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Georgia: A Democracy, Albeit An Imperfect One

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Four years after the war with Russia, the young Georgian democracy is once again attracting the attention of diplomats and media in Europe and beyond. As the October 1 parliamentary elections near, tensions in the country are rising. Last week they were heightened by the broadcast of videos showing prison guards engaged in atrocious acts of torture of inmates.

At the center of the world's attention is one man: Bidzina Ivanishvili, a philanthropist billionaire who recently became the head of the opposition in Georgia. He has been leading an intensive campaign against the government for months. This man, who made his fortune in Russia in the 1990s, heads the "Georgian Dream" coalition, which includes individuals who regularly make xenophobic and homophobic comments. Ivanishvili is one of the 200 richest men in the world. His personal fortune exceeds the annual Georgian State budget. And he is intent on using it to further his political ambitions.

In power centers such as Brussels and Washington, he employs an army of lobbyists and public relations firms whose purpose is to discredit the party in power in Tbilisi. Meanwhile, in his campaign for the parliamentary elections in a country of just 4.5 million people, on a per capita basis he has spent the equivalent of $7 billion were this a US presidential campaign. The surreal means at Ivanishvili's disposal should incite us to ask about the place of so much money in politics. This billionaire's strategy, which involves calls to civil servants to resign en masse in exchange for a payment of over 100 times their salary, is beyond worrisome.

That Mikhail Saakashvili's party must face a strong, solid opposition is not only normal, it is necessary for Georgia's young democracy. If Georgia wants to one day join the European Union and NATO, as it vocally claims to, the relentless reformism of the majority party and its current president will not be enough. The emergence of a credible political alternative and a more competitive political scene than exists today is crucial.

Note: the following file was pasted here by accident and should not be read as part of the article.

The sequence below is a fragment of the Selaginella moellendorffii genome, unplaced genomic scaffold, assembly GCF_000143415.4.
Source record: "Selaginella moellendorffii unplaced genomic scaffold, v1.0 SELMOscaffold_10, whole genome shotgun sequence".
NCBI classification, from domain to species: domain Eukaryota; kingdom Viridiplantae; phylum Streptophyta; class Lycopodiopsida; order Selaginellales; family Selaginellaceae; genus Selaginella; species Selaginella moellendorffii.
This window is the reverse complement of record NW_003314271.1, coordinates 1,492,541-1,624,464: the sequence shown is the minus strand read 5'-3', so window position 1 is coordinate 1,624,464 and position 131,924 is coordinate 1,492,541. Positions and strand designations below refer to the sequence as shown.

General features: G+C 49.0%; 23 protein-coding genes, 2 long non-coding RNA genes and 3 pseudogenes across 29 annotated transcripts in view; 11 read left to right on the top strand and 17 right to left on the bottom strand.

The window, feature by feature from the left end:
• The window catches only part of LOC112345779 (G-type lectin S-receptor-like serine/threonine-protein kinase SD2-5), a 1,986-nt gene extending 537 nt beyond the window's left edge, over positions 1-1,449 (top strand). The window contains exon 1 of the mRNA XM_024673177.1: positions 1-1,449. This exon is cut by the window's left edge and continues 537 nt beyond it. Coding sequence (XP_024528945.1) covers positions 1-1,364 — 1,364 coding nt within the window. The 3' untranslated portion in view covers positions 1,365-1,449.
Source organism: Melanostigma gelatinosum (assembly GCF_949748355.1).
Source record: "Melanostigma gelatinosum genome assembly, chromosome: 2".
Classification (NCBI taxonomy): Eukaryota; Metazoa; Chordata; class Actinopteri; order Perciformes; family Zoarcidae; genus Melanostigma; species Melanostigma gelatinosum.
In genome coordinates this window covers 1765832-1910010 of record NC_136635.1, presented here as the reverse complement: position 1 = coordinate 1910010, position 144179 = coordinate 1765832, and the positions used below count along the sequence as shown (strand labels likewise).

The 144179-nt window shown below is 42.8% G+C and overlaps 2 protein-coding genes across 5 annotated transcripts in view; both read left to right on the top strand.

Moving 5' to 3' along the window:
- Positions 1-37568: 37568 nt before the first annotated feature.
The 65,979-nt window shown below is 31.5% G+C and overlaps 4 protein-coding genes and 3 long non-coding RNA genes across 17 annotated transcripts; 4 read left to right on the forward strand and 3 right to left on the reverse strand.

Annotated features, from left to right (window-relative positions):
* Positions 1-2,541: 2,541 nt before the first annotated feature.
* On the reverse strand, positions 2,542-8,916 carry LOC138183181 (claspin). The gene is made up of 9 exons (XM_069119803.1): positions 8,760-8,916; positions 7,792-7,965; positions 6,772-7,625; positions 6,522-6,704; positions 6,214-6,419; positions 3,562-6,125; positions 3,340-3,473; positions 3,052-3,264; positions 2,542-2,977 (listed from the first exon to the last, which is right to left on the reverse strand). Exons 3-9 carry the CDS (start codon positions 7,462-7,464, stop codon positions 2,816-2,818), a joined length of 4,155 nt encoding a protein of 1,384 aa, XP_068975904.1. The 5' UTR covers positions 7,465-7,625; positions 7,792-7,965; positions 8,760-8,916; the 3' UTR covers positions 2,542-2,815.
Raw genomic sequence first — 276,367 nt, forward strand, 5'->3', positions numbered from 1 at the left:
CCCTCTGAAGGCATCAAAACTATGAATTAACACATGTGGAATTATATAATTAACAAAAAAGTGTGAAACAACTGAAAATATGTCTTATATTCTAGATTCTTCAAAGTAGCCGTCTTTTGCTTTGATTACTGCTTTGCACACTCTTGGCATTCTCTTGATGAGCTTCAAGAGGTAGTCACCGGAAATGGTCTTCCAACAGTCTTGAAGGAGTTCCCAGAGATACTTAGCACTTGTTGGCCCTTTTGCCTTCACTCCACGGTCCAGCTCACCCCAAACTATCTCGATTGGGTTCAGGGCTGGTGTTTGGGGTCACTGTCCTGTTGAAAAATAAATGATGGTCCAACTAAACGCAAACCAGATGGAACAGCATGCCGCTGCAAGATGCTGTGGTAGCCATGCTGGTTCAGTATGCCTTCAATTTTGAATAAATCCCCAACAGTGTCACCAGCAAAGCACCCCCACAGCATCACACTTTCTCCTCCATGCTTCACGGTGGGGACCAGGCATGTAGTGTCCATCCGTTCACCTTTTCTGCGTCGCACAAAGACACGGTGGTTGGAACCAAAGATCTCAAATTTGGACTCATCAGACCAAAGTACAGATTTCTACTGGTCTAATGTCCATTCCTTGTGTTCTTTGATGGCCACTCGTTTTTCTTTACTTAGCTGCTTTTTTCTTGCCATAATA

Yet the fact that one man's enormous financial power is being used to shake up the political process and the young democratic institutions created since the revolution of the roses is unacceptable. Along with Moldova, Georgia is the main political success of the European Union's Eastern Partnership (which was launched when I was France's Minister for Foreign Affairs). As a young democracy in the former Soviet space, Georgia offers rare promise. It is also a counter-example to many an authoritarian regime in this part of the world, especially for Vladimir Putin's Russia, which is why the latter never digested the survival of the Georgian government since the 2008 war.

Without going into the details of the relationship between the Kremlin and Bidzina Ivanishvili, who is known for having been the largest individual stakeholder in Gazprom, European democracies have a duty to call on Russia not to intervene in Georgia's democratic process. On this front as well, there are worrying signals. The European Union Monitoring Mission that is on the ground, and that we created after the war, is expressing concern over a massive augmentation of Russia's military presence in the Georgian region of South Ossetia. The Federation's army has rescheduled its military exercises in the North Caucasus and in Armenia, which are timed to coincide with the end of the Georgian electoral campaign. Moreover Vladimir Putin himself has started multiplying strongly worded statements, notably about his personal role in the 2008 war.

Four years ago Europeans demonstrated political courage and a rapid diplomatic reaction to the conflict in Georgia, which helped to preserve the country's independence. We must not accept today what we forbade yesterday. This is an issue that has importance that reaches well beyond Georgia's borders, and it goes to Europe's credibility at its periphery.

In spite of its mistakes, the current Georgian government has managed to build up an alternative to the corruption and the authoritarianism that poison the eastern edge of Europe. The World Bank recently published a report on reforms that have radically transformed the country since 2004. There is, of course, still progress to be made, and democracy must be consolidated. And the government is responsible for its failures, as well as for the fact that Soviet-era torture continues in its prisons.

But Georgian authorities' decision to name Giorgi Tugushi, the country's Ombudsman and one of the fiercest critics of Georgia's prison system, as the new Minister of prisons is a clear signal of their intent to right the wrongs. And that is part of why democrats in Europe cannot ignore the reality Georgia's young democracy.

This column was also published by Libération.